Blogs Car Info Our Show Deals Mechanics Files Vehicle Donation

Corolla: Weird shaped rubber boot from air cleaner to throttle body

On my early 90’s Toyota Corolla there is a big rubber boot-like-thing which routes the cleaned air from the air cleaner to to the throttle body intake. You’d think it would be just a big round tube or a rectangular duct from the air cleaner to the throttle body. But no, it is very weird looking. The only thing that pokes into it is a small sensor which I think measures the intake air temperature.

It has two appendix-like things that seemingly are designed to simply poke out and consume whatever available engine space was there, and for no apparent reason that I can see. These appendages not connected to anything other than the duct itself, they are just THERE to provide empty space off both sides of the duct! One of these rubber appendages is sort of box shaped, and the other is shaped like an actual human appendix. Long and narrows to a point. I’m not making this up!

Anyway, what is the purpose for the the weird shapes? Any ideas why Toyota designers didn’t just use a simple round or rectangular duct shape to route the air from the air cleaner to the throttle body?

Those wierd appendages on the intake duct are harmonic dampeners. During research they probably found at a certain air velocity entering the duct the duct would start making noise. So those features were added to the duct to eliminate the problem.

On some exhaust systems you’ll see a mass of steel bolted somewhere on the exhaust system hanging off to the side doing nothing. Another application of a harmonic dampener.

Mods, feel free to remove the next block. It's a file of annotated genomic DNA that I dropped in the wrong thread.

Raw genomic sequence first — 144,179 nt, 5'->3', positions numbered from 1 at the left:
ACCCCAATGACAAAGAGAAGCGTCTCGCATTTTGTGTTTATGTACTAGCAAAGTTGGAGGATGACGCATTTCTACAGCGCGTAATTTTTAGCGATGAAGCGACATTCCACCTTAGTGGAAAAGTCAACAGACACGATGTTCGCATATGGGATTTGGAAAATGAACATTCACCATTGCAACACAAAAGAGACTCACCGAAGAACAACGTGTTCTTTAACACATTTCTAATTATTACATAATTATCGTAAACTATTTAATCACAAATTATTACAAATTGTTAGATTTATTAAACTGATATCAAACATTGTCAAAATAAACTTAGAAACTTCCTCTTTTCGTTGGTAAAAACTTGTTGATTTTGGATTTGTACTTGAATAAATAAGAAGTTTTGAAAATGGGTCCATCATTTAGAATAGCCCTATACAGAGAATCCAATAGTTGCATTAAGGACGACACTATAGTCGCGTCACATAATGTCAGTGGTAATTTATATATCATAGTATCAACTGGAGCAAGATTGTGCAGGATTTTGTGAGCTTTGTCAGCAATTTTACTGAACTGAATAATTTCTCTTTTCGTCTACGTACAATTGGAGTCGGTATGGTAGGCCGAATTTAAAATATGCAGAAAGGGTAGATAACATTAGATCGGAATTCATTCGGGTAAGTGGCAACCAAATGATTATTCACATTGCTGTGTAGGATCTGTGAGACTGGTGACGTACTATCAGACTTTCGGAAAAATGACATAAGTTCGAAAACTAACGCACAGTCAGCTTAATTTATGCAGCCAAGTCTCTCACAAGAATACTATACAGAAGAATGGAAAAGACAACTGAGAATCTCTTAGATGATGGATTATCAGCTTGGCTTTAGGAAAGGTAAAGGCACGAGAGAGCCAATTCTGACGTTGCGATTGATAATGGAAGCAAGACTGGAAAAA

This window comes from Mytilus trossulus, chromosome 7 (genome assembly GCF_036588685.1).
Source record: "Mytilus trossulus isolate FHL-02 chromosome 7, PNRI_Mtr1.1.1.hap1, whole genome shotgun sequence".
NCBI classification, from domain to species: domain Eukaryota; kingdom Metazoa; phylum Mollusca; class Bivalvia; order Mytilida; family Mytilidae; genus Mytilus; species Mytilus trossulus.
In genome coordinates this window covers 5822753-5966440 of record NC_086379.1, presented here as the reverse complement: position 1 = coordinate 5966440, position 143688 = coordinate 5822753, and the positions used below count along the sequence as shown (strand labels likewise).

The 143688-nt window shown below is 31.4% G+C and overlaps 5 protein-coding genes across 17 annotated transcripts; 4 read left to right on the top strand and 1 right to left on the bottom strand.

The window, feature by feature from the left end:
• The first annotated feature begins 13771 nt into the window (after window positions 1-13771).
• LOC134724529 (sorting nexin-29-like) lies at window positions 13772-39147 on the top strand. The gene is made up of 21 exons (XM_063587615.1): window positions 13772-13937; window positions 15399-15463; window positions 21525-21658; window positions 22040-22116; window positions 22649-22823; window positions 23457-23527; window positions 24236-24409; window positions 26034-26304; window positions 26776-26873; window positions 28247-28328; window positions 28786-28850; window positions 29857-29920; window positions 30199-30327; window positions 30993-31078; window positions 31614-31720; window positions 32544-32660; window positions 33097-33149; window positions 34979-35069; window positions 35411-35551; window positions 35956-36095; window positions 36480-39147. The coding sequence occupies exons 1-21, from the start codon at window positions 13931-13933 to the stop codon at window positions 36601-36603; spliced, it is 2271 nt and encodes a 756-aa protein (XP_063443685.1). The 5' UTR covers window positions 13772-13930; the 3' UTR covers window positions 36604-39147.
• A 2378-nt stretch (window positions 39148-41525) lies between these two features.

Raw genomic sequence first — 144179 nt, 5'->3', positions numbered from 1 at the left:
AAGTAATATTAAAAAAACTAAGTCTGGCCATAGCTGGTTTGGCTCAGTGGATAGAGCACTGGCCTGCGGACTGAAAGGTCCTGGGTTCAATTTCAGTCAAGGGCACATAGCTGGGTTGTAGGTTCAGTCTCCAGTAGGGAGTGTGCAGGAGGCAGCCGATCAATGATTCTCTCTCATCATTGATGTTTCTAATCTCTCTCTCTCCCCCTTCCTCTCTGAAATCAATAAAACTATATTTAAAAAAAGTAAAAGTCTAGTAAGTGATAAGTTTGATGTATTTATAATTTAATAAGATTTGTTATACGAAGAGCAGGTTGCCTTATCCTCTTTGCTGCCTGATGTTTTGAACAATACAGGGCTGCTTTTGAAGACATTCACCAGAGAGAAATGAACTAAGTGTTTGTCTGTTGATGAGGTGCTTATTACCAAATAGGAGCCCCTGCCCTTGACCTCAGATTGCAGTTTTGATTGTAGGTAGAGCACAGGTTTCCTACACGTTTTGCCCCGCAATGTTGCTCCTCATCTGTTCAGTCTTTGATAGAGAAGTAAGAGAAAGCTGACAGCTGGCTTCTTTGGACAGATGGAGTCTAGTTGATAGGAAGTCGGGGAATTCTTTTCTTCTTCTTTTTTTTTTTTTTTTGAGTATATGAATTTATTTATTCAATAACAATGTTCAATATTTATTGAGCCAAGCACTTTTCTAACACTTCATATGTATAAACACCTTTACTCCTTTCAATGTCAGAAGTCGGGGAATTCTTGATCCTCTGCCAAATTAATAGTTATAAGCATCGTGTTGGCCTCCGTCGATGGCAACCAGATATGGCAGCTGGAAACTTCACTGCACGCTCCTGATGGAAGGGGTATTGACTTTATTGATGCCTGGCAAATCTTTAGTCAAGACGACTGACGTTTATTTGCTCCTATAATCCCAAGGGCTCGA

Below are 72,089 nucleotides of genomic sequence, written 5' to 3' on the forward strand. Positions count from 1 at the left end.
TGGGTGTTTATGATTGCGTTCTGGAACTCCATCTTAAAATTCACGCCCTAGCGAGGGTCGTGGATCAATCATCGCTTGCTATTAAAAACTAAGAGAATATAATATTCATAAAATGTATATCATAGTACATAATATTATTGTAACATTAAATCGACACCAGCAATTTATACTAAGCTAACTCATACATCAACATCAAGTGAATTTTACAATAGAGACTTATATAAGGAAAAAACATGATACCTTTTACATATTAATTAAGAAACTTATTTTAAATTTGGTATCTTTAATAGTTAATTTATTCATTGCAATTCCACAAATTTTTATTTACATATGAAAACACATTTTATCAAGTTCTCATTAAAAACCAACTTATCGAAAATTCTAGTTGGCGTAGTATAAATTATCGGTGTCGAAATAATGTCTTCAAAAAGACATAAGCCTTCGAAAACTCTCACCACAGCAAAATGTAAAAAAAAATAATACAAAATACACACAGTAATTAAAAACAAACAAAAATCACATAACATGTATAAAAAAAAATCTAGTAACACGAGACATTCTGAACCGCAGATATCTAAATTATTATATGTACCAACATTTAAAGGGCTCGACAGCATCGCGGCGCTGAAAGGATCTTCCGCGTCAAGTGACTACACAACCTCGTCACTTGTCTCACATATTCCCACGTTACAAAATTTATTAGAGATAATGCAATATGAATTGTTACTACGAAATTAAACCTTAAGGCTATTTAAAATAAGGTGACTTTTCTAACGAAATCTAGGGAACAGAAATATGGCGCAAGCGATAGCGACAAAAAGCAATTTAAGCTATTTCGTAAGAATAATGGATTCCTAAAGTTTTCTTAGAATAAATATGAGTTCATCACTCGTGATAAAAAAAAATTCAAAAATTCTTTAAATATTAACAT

Tester is likely right. I have a long plastic pipe on my intake hose for a 95 cirrus. The air buffeting or harmonics can cause poor readings on the airflow meter and basically make it useless. These are added to stabilize air flow for better electronic readings.

Tester is correct. I cannot remember their official name (I think it starts with “H”) but they’re baffles, intended to smooth out the pulses natural to the air stream, reducing noise from the intake manifold. The sensor may be the Mass Airflow sensor, although I don;t have access to a technical reference to look yours up.

Below is a drawing that shows what mine looks like. Sort of like a square banana. I’m inclined to want to make an iinappropriate joke, but I’ll refrain, this being a family forum.

WE humans have the same air baffles that don’t seen to make sense being there.
They’re called sinuses ( nasal cavities ) and serve no other function than described for your car.
My 08 Expedition has many along the intake snout.

You only notice their purpose when they’re not there or , as in the case of human sinuses, all plugged up.

Sinuses actually serve a valuable and necessary function. They and the hairs in them filter out the dust, dirt, pollen, etc. from entering out lungs, and sinuses alsl moisturize and temperature-stabilize air entering the lungs. Arctic Parkers act in that sense like extended sinuses when the snouts are out, creating an additional pathway for the air to warm before entering the nasal passages.

I thought they might be used to sort of store extra clean air, so it would be there ready to go when you stepped on the gas in hard acceleration. The air cleaner might not be able to pass air quickly enough on hard acceleration, and having some extra air already passed through the air cleaner ready to take up the slack, I could see that being helpful. But it’s just to reduce acoustic noise mainly? I guess that makes sense, especially if the acoustic noise would cause the airflow sensor to misread. Thanks to all for the replies. BTW, the early 90’s Corolla version is much more weird looking than the diagram posted by mountainbike of the Scion’s. Maybe they’ve figured out how to make the air flow meters less sensitive to acoustic vibration.

Chrysler calls them resonators, here is a drawing of one on a Cirrus 2.5L.
They were common in the 1990’s to suppress induction noise and Chrysler didn’t use mass air flow sensors.

There is a reason for them,I would say to quiet things down a bit-Kevin